And so, in another echo of the earlier scenes in the hospital, Alina, frothing and flailing in a violent fit, is strapped to a wooden plank, and kept that way for days and nights as the priest struggles with the devil in endless rituals of exorcism. At night she is locked up in a freezing cell. Her screams are interpreted as the screams of Satan. The nuns are convinced that she is grateful for their ministrations. She knows that they are doing her a great kindness in saving her soul. Finally, cold, exhausted, famished, broken, Alina looks up at her friend for one last time, smiles faintly, and dies.
The agents of the secular outside world, usually kept at bay, now intrude into the peace of the monastery. A woman doctor is furious at the nuns for having let this happen. The police arrive to investigate what seems like a case of murder. The priest and his senior nuns, including, at her own request, the shattered Voichita, are driven away in a police van to face the consequences of their acts in a provincial court.
What makes the story tragic, instead of merely sad and sordid, is the way Mungiu shows the two realities, the secular and the Orthodox, colliding. The filmmaker does not sit in judgment of his characters. The man and women responsible for Alina’s death are not bad people. Indeed, the behavior of the woman doctor and the cops, who seem to regard Alina as just another corpse, or case, is much more callous. Their attitude is fed not by malice, but by indifference. This is a theme of Mungiu’s earlier films, too: the cold lack of concern for the fate of others made worse by the petty officiousness of communist society under Ceauşescu. Everyone looks out for him or herself; nobody cares, not the abortionist in 4 Months, 3 Weeks and 2 Days, who demands sexual favors for his illegal deed, not the corrupt officials, not the parents who abandon their children, not the nurses and doctors, not even the waiters in restaurants who would much rather say that items on the menu are unavailable than serve a decent meal.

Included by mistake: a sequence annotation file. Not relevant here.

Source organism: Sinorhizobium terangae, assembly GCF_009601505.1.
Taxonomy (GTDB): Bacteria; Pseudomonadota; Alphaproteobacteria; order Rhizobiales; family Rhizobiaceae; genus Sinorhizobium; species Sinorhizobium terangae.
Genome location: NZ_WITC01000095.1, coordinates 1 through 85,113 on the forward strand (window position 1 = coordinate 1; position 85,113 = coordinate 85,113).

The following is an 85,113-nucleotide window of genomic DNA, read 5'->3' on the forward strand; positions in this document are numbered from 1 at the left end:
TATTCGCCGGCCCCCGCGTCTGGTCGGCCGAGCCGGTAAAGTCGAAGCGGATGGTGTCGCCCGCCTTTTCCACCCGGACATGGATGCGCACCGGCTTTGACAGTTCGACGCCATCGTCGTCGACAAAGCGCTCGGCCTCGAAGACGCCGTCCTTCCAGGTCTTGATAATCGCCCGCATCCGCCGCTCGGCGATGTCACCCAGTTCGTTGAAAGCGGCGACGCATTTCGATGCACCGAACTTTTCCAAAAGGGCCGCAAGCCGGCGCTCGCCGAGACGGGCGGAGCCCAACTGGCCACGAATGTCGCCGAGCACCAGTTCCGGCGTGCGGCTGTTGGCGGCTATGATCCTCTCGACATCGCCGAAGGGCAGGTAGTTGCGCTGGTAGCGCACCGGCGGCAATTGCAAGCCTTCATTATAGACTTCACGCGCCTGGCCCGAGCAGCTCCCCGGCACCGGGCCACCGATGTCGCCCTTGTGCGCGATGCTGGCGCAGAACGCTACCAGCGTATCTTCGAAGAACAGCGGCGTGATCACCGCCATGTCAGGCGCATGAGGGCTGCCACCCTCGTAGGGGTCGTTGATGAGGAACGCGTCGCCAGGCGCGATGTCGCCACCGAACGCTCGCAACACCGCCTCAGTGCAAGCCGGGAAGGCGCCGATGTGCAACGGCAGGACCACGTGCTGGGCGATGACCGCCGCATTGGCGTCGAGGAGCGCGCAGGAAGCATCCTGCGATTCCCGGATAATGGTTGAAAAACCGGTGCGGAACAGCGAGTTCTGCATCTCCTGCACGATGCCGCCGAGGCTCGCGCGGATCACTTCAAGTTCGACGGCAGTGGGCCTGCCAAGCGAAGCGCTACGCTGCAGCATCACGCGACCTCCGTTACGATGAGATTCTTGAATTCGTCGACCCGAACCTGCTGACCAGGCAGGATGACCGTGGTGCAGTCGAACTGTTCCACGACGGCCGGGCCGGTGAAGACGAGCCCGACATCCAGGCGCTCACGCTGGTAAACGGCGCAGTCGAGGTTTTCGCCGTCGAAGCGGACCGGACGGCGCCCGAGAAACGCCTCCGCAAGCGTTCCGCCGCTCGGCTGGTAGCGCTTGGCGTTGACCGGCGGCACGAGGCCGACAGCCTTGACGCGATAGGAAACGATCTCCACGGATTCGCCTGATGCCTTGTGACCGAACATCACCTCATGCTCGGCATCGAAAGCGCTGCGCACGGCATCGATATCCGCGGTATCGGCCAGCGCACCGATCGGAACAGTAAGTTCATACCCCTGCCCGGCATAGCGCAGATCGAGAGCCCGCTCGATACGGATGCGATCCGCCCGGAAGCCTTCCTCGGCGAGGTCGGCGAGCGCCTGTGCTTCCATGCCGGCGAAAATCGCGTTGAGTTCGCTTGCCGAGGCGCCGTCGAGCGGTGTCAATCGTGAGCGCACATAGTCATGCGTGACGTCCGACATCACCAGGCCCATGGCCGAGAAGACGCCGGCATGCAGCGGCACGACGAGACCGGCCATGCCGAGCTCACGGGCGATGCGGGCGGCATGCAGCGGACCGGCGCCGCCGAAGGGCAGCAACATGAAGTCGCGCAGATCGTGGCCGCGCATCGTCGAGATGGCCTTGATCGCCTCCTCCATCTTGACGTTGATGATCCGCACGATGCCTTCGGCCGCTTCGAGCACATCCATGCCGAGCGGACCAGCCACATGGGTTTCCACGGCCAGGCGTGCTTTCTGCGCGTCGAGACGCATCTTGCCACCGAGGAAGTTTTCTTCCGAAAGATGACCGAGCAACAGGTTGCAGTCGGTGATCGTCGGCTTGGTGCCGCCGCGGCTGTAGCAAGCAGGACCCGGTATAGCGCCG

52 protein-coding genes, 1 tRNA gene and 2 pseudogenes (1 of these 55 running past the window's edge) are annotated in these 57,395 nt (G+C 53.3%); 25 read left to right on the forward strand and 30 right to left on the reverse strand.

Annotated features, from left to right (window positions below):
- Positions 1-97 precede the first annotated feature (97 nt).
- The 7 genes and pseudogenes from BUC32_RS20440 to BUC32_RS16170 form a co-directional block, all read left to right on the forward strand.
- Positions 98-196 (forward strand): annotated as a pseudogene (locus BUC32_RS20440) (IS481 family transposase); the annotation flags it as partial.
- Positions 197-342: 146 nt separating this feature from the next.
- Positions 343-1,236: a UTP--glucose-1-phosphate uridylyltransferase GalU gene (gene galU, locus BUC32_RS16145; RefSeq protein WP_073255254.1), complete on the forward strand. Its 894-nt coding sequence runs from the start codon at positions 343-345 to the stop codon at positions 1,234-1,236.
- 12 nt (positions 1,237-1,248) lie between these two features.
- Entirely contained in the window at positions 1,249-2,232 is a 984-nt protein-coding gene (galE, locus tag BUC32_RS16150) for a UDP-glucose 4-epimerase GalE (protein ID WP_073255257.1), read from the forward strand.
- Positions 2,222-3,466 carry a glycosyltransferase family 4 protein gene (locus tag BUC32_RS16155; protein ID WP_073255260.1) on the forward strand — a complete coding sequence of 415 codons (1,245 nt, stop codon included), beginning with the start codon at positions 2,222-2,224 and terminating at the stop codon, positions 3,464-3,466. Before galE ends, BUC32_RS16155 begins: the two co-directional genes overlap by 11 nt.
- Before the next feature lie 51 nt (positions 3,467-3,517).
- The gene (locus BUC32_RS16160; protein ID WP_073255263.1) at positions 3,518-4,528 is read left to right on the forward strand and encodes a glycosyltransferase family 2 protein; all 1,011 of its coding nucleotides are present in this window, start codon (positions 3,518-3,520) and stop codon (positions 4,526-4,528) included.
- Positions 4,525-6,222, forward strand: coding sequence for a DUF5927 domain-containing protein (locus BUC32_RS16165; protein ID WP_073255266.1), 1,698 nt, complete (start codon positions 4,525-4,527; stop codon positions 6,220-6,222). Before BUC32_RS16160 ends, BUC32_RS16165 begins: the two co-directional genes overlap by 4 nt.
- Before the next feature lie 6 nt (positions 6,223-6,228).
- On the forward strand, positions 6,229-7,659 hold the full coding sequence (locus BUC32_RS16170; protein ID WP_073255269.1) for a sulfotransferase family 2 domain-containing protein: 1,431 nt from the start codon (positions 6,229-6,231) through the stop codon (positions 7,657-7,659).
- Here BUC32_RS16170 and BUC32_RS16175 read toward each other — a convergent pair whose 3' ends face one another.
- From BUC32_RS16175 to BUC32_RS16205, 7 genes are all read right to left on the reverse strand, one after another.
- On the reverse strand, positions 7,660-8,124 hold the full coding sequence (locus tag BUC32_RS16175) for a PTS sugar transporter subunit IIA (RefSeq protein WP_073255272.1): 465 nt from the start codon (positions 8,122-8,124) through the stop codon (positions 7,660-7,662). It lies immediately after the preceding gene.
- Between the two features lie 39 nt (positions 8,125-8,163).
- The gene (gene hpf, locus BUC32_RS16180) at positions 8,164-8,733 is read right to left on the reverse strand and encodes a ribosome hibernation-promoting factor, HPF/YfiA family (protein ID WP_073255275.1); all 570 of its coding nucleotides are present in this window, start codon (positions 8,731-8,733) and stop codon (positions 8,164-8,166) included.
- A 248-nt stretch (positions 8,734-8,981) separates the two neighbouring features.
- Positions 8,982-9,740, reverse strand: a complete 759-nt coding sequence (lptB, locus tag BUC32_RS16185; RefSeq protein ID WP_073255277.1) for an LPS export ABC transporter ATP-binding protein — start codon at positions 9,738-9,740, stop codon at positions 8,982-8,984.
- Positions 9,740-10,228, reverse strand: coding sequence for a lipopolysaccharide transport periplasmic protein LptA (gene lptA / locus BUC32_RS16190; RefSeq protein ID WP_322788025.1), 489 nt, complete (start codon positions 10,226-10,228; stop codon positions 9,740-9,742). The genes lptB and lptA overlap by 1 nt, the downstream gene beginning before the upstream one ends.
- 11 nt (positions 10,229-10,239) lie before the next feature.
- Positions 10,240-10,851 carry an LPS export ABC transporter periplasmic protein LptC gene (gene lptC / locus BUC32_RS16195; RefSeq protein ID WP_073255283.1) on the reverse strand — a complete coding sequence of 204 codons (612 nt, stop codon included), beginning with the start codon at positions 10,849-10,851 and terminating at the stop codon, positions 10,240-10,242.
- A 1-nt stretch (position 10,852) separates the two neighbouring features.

The convent is indifferent in another way. Almost entirely sealed off from mainstream society, it is a closed community wrapped up in itself. Devotion to God, and to life in its narrow confines, trumps all other human needs, such as the love of one person for another. This leads to an extreme kind of obtuseness. The priest and the nuns are genuinely baffled by accusations that they did anything wrong. How can it be wrong to save a young woman’s soul? What can be wrong about praying and fighting the devil? Yes, she had to be strapped to a wooden bed, for her own good, to stop her from harming herself and others, while Satan had her in his power.
But at least, in their eyes, they had cared for Alina. Was it any better for her to be strapped to her hospital bed and drugged into a stupor?
There is a kind of logic to this question, even if religious mania is hardly a solution. Mungiu is careful to show the attractions of monastic retreat from an often ugly and pitiless world. The monastery is extremely simple, so simple and unadorned that the local bishop refuses to consecrate the chapel until it is properly painted and decorated; the bishop, too, is really part of the secular world. But the monastery has a stark, quiet beauty, as does the countryside in which it is set.
The last scene of the movie shows us the inside of the police van, stalling at a traffic light. The priest reassures the anxious nuns that they have nothing to fear, as God is with them. One of the cops amuses his colleague with a lurid story of a recent murder case. Outside it is raining, and a giant drill makes a horrible racket breaking up the road. Honking cars pass by concrete apartment buildings. A heavy truck pulls up at the light and splashes the windscreen with a filthy black smear of muddy rainwater.
Beyond the Hills, a film directed by Cristian Munghiu, is showing at New York’s Lincoln Plaza Cinemas and IFC Center through March 24.